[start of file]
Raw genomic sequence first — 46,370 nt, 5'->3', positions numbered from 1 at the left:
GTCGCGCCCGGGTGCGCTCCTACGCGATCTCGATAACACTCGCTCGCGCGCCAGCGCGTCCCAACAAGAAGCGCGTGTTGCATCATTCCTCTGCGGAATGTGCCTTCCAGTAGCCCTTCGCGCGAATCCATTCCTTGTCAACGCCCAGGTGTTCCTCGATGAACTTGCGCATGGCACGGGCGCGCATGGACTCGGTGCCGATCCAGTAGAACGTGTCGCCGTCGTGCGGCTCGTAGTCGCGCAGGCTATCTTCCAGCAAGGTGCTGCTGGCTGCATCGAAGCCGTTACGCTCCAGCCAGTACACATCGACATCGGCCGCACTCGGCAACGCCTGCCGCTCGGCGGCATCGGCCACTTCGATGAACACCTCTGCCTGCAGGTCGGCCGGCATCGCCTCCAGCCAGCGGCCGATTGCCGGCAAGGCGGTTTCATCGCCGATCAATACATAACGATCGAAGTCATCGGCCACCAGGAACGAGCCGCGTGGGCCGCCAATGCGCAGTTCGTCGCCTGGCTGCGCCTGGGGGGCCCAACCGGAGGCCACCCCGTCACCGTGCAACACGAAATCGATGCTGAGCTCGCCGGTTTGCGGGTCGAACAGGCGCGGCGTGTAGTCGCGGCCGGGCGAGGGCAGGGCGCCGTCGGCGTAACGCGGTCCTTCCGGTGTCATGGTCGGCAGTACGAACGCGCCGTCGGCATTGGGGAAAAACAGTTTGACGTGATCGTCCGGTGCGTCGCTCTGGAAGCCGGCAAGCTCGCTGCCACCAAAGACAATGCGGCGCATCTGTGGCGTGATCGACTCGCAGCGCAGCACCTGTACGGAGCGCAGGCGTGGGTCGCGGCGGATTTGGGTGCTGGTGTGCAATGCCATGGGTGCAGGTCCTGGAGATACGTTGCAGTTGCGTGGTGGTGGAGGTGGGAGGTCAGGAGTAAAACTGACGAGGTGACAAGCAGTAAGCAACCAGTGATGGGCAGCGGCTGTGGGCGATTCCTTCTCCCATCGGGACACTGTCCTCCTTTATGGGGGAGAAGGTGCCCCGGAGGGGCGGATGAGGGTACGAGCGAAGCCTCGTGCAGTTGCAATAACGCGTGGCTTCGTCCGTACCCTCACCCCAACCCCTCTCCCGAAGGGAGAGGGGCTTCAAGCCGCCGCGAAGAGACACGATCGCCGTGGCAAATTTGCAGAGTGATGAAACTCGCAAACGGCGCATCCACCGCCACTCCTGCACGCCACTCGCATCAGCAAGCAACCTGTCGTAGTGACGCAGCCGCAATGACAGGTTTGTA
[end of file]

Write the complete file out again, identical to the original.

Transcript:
Raw genomic sequence first — 46,370 nt, 5'->3', positions numbered from 1 at the left:
GTCGCGCCCGGGTGCGCTCCTACGCGATCTCGATAACACTCGCTCGCGCGCCAGCGCGTCCCAACAAGAAGCGCGTGTTGCATCATTCCTCTGCGGAATGTGCCTTCCAGTAGCCCTTCGCGCGAATCCATTCCTTGTCAACGCCCAGGTGTTCCTCGATGAACTTGCGCATGGCACGGGCGCGCATGGACTCGGTGCCGATCCAGTAGAACGTGTCGCCGTCGTGCGGCTCGTAGTCGCGCAGGCTATCTTCCAGCAAGGTGCTGCTGGCTGCATCGAAGCCGTTACGCTCCAGCCAGTACACATCGACATCGGCCGCACTCGGCAACGCCTGCCGCTCGGCGGCATCGGCCACTTCGATGAACACCTCTGCCTGCAGGTCGGCCGGCATCGCCTCCAGCCAGCGGCCGATTGCCGGCAAGGCGGTTTCATCGCCGATCAATACATAACGATCGAAGTCATCGGCCACCAGGAACGAGCCGCGTGGGCCGCCAATGCGCAGTTCGTCGCCTGGCTGCGCCTGGGGGGCCCAACCGGAGGCCACCCCGTCACCGTGCAACACGAAATCGATGCTGAGCTCGCCGGTTTGCGGGTCGAACAGGCGCGGCGTGTAGTCGCGGCCGGGCGAGGGCAGGGCGCCGTCGGCGTAACGCGGTCCTTCCGGTGTCATGGTCGGCAGTACGAACGCGCCGTCGGCATTGGGGAAAAACAGTTTGACGTGATCGTCCGGTGCGTCGCTCTGGAAGCCGGCAAGCTCGCTGCCACCAAAGACAATGCGGCGCATCTGTGGCGTGATCGACTCGCAGCGCAGCACCTGTACGGAGCGCAGGCGTGGGTCGCGGCGGATTTGGGTGCTGGTGTGCAATGCCATGGGTGCAGGTCCTGGAGATACGTTGCAGTTGCGTGGTGGTGGAGGTGGGAGGTCAGGAGTAAAACTGACGAGGTGACAAGCAGTAAGCAACCAGTGATGGGCAGCGGCTGTGGGCGATTCCTTCTCCCATCGGGACACTGTCCTCCTTTATGGGGGAGAAGGTGCCCCGGAGGGGCGGATGAGGGTACGAGCGAAGCCTCGTGCAGTTGCAATAACGCGTGGCTTCGTCCGTACCCTCACCCCAACCCCTCTCCCGAAGGGAGAGGGGCTTCAAGCCGCCGCGAAGAGACACGATCGCCGTGGCAAATTTGCAGAGTGATGAAACTCGCAAACGGCGCATCCACCGCCACTCCTGCACGCCACTCGCATCAGCAAGCAACCTGTCGTAGTGACGCAGCCGCAATGACAGGTTTGTA